Exposing Iapetus' Dark Side
September 5, 2007
Images taken with Cassini's ultraviolet imaging spectrograph shed some light on the dark side of Saturn's moon Iapetus. Scientists are trying to figure out what painted Iapetus' dark side. This is one of the biggest mysteries scientists are trying to answer during the upcoming Sept. 10, 2007, flyby.
The ultraviolet image on the left indicates water ice abundance across the surface: the bright north polar terrain (shown in red) is the iciest region in this view. Away from the pole, as the color shifts to blue, less water ice is present in the surface. The darkest terrain, which includes very little water ice, is shown in light blue. The dark sky background viewed during the observation is shown as purple in this color scheme.
The ultraviolet-light image was taken during a flyby in December 2004. A visible light image taken on the same date is shown on the right for reference (see Encountering Iapetus).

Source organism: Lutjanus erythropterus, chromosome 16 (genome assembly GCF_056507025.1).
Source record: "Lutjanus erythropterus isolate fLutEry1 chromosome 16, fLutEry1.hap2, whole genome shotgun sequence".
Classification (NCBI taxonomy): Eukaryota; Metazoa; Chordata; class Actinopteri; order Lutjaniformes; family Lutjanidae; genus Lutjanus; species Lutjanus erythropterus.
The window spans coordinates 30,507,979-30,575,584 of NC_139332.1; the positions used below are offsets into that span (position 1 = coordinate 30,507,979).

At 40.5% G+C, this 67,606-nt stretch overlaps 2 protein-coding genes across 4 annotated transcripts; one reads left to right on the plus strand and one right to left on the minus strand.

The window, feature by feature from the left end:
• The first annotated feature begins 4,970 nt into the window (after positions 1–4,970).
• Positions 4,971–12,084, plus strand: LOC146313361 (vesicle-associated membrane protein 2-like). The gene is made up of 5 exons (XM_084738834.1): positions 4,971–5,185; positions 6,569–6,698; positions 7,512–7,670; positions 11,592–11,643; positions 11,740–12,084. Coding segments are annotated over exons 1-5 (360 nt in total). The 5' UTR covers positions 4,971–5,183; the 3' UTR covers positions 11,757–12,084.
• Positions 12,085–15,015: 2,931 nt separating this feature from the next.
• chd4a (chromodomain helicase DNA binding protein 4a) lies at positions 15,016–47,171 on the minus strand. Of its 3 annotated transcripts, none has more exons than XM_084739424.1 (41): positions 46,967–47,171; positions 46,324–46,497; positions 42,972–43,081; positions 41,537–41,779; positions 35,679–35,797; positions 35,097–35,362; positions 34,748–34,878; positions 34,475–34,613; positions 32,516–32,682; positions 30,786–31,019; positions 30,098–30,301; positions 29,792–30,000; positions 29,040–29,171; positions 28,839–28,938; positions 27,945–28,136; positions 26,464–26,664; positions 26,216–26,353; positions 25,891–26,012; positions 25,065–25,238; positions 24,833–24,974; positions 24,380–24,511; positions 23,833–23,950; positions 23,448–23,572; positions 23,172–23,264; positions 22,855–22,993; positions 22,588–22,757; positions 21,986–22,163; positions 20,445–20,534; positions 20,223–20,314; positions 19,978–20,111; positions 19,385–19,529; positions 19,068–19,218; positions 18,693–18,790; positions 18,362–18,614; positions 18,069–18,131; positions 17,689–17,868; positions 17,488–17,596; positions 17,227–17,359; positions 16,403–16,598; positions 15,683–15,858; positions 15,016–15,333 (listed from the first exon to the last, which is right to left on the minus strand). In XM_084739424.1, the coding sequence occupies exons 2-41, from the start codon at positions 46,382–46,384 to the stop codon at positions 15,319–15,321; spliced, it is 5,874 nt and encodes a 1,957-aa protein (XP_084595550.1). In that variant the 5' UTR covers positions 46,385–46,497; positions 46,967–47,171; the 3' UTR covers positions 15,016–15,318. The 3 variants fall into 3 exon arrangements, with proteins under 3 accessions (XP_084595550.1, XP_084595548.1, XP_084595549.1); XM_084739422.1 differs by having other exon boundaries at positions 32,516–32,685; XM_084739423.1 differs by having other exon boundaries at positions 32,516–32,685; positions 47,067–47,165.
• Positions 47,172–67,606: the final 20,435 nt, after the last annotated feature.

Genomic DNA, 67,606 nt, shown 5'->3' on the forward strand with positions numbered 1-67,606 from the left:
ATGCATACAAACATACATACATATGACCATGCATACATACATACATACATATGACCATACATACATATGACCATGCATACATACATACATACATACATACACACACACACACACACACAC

The Cassini-Huygens mission is a cooperative project of NASA, the European Space Agency and the Italian Space Agency. The Jet Propulsion Laboratory, a division of the California Institute of Technology in Pasadena, manages the mission for NASA's Science Mission Directorate, Washington, D.C. The Cassini orbiter was designed, developed and assembled at JPL. The ultraviolet imaging spectrograph was designed and built at, and the team is based at the University of Colorado, Boulder. The imaging operations center is based at the Space Science Institute in Boulder, Colo. For more information about the Cassini-Huygens mission visit http://saturn.jpl.nasa.gov/home/index.cfm. The ultraviolet imaging spectrograph team home page is at http://lasp.colorado.edu/cassini. The Cassini imaging team homepage is at http://ciclops.org.
Credit: NASA/JPL/University of Colorado/Space Science Institute